Rashi, quoting the Talmud, sees “the same Moshe and Aharon” as a statement about their essential integrity, not their public identity:

“These are the same Moses and Aaron”. . . . They remained in their mission and in their righteousness from beginning to end.

Rashi’s comment takes us from a straightforward family history to an ideal of human self-knowledge and steadfastness in the face of tremendous challenges. After all, Moshe and his brother had been commissioned by God, and were given signs and wonders which
confounded a great empire. It’s entirely possible that lesser people would have become arrogant, or self-important, or lost sight of the ultimate goal, which was not the destruction of Egypt, but the liberation of Israel.

Not every person is called directly by God to confront a tyrant- but each of us has a mission to change the world for the better. Each of us is given a unique responsibility and the task of using our gifts of mind and heart for lifting up the world. Yet it’s not so easy to
remain true to ourselves and our spiritual tasks when the world can push back with all kinds of pressures and distractions.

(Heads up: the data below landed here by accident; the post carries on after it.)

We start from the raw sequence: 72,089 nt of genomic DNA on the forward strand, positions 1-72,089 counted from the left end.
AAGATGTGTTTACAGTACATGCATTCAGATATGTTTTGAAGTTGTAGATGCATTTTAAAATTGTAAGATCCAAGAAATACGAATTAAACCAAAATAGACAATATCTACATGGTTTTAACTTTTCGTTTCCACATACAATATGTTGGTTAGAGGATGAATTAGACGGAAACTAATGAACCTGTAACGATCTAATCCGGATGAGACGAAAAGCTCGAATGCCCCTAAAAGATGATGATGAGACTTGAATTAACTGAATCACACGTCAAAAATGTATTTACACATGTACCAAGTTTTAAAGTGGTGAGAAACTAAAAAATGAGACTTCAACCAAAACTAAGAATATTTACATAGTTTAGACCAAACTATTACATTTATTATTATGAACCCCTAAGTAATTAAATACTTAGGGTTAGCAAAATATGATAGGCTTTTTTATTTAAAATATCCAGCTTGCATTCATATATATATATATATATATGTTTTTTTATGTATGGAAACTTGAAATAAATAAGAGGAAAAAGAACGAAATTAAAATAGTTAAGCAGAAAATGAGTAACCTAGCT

There is a famous story about Reb Zusya of Hanipol, who said that in Heaven, they wouldn’t ask him about why he wasn’t more like Moshe or Aharon- but why he wasn’t more like Zusya. “These are the same Moshe and Aharon”- they were fully engaged in the
needs of the community, but they retained their essential integrity and sense of a purpose greater than themselves. Nobody is ever going to ask why any of us aren’t more like Moshe- but all of us could stand to ask ourselves how we intend to be fully ourselves and
fully, consistently present in the task of fixing what’s broken, in ourselves and in the world.

Shabbat Shalom,

RNJL

PS- as usual, the first link takes you to the text of the parsha and haftarah, and the second leads you to a page where you can find a summary of the parsha and additional commentaries:

http://www.jtsa.edu/community/parashah/jpstext/vaera.shtml

http://www.myjewishlearning.com/texts/Weekly_Torah_Commentary/vaera_index.htm

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Vaera 5761

Copyright 2011 Neal Joseph Loevinger

Torah Portion: Vaera